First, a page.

If partial retention of the membranes is diagnosed, or if the membranes are badly torn, the uterus may be distended with 1% povidone iodine solution as described previously. The fluid distention and uterine contractions may help loosen the membranes. If the piece of membrane can be reached, it may be gently teased off the en-dometrium and removed. However, if the membrane tag is firmly adhered then continued traction is contraindicated. Once or twice daily flushing and the process of au-tolysis will eventually loosen the membranes. This procedure also may be carefully performed in mares that retain the membranes after a cesarean section. However, it is important to use a lower volume of infusate so that the uterine closure and fibrin seal are not disrupted.
Toxemic mares that are clinically ill and are passing a fetid uterine discharge may require systemic support with IV fluids, frequent IV treatments with oxytocin, and twice daily high-volume uterine lavage. Gentle manual removal of the fetid membranes may be necessary in these mares. Back and forth uterine lavage is performed with a clean stomach tube, bilge, or stomach pump. A dilute (1%) povidone iodine solution or sterile fluids are used to remove bacteria and inflammatory debris from the uterus. The clinician should hold the end of the tube cupped in the hand within the uterine cavity to prevent the tube from forcefully sucking against the wall when the fluid is being siphoned back. During the first few lavage procedures, persistence and patience in obtaining a clean return from the uterus is often rewarded with rapid clinical improvement and uterine involution. Lavage should be repeated once or twice daily until all debris is removed, the lavage is clear, and the uterus is well involuted.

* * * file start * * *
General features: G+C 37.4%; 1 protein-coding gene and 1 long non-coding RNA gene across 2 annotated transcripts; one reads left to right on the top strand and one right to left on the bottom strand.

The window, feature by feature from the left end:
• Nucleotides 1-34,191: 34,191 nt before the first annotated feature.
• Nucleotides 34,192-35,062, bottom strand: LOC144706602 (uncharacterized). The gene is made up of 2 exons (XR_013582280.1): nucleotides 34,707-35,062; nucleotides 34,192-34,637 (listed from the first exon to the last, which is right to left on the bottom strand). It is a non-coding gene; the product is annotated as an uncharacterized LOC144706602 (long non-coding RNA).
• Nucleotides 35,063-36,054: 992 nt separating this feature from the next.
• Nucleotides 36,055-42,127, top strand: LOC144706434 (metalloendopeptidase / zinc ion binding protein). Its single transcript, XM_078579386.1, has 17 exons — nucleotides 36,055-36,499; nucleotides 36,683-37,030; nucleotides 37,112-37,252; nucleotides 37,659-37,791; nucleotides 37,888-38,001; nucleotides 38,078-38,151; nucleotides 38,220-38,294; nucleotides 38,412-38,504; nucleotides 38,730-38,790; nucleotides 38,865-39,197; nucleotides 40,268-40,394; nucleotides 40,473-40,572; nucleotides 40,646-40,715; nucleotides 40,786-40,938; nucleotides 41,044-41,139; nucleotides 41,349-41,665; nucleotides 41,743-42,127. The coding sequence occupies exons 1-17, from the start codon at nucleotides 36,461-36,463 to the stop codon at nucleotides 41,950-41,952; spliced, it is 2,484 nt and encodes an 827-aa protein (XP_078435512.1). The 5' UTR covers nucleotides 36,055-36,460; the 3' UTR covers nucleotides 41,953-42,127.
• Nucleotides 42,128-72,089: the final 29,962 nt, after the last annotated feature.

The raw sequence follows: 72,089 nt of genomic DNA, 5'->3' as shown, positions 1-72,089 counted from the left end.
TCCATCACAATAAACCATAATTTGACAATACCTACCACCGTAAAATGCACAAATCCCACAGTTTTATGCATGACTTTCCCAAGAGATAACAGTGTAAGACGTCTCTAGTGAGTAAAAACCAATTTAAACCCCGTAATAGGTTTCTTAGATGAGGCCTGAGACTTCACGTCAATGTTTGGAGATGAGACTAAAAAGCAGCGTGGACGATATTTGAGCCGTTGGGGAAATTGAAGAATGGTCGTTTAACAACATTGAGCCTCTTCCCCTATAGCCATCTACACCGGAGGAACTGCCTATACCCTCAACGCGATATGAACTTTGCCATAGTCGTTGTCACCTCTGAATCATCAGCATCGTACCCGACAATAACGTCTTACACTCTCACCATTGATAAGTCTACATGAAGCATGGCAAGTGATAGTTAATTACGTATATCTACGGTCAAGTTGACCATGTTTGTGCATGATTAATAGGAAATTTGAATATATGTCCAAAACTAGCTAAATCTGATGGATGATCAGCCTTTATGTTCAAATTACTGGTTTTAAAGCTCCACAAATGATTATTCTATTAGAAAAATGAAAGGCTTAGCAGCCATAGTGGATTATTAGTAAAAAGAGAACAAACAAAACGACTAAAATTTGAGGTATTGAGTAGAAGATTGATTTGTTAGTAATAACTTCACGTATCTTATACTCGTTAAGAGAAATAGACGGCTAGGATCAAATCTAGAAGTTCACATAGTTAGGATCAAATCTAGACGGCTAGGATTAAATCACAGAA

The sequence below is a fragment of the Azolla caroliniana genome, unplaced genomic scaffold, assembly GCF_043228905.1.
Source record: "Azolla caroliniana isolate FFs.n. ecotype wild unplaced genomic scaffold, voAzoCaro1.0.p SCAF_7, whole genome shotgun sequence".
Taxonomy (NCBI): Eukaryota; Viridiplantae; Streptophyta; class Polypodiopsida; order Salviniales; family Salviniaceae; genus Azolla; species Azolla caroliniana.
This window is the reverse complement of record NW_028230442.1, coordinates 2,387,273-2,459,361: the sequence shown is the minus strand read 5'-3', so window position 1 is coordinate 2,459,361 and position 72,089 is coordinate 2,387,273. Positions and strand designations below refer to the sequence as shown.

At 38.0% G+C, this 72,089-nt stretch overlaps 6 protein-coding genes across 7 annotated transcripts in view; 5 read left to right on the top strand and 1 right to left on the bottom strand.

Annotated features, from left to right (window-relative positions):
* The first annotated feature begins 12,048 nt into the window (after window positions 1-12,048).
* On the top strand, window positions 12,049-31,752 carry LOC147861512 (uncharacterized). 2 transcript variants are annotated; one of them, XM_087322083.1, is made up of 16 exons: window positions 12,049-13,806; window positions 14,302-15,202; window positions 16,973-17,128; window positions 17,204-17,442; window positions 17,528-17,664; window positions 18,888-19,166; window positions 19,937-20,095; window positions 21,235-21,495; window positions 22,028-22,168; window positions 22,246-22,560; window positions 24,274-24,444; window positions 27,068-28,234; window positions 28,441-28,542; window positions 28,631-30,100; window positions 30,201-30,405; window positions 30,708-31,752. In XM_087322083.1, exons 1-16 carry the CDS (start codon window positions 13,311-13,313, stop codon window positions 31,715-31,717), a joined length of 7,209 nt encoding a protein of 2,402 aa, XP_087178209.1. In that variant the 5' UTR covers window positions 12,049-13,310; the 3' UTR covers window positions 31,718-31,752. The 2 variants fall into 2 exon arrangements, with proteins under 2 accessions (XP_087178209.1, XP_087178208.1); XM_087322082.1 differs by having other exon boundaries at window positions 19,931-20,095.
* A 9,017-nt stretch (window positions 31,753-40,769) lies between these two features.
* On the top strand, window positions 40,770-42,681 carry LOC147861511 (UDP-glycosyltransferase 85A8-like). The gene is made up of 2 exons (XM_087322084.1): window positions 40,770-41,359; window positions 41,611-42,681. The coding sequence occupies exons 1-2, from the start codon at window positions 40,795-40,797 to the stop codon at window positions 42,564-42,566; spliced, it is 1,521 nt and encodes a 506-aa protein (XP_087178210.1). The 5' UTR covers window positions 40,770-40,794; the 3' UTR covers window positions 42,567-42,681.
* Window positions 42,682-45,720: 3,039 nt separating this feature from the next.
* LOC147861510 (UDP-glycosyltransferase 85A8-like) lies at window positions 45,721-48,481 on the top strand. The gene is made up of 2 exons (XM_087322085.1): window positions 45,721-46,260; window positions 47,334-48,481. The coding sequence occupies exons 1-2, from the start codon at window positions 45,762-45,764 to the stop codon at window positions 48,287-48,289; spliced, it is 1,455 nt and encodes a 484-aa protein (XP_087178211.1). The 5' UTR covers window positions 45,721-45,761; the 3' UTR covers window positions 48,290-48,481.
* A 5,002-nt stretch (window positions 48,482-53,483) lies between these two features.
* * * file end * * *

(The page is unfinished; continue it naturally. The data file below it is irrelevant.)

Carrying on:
Prophylactic administration of antibiotic and antiinflammatory medication is often prescribed early in the course of RFM in an attempt to prevent complications. Common antimicrobial choices are trimethoprim sulfa (30 mg/kg, q24h PO), or procaine penicillin G (22,000 IU/kg ql2h IM) for a minimum of 3 to 5 days. If the mare is systemically ill then broad-spectrum medications such as penicillin-aminoglycoside combinations are recommended. The formulations or derivatives of penicillin include the following: procaine penicillin (22,000 IU/kg ql2h IM), sodium and potassium penicillin (22,000 IU/kg q6h IV), ampicillin (50 mg/kg q8h IV), or ticarcillin (44 mg/kg q8h IM) for resistant cases. Aminoglycosides such as gentamicin (6 mg/kg q24h IM or IV) or amikacin (6.6 mg/kg ql2h IV or IM) are used for mixed and gram-negative infections or resistant cases. Appropriate antibiotic use is confirmed by uterine culture and sensitivity results.
The mostly commonly used antiinflammatory medication for endotoxemic mares is flunixin meglumine, 1.1 mg/kg IV. In milder cases, flunixin meglumine (0.25-0.5 mg/kg q8h IV), ketoprofen (2 mg/kg ql2h IV), vedaprofen (2 mg/kg ql2h PO), or phenylbutazone (4 mg/kg IV or PO) are used. Hyperimmune plasma is administered if it is available.
Laminitis in mares with RFM is a serious complication. Lateral radiographs of the distal phalanx will help establish the degree of rotation, and the prognosis. Symptomatic care such as hosing the hooves with cold water, or application of foam pads or special shoes to the hooves can provide extra support and promote comfort. Phenylbutazone at 2 g every 24 hours by mouth is sometimes used prophylactically.
Mares with lactation failure should be treated with domperidone at 1.1 mg/kg orally every 12 hours to encourage lactation.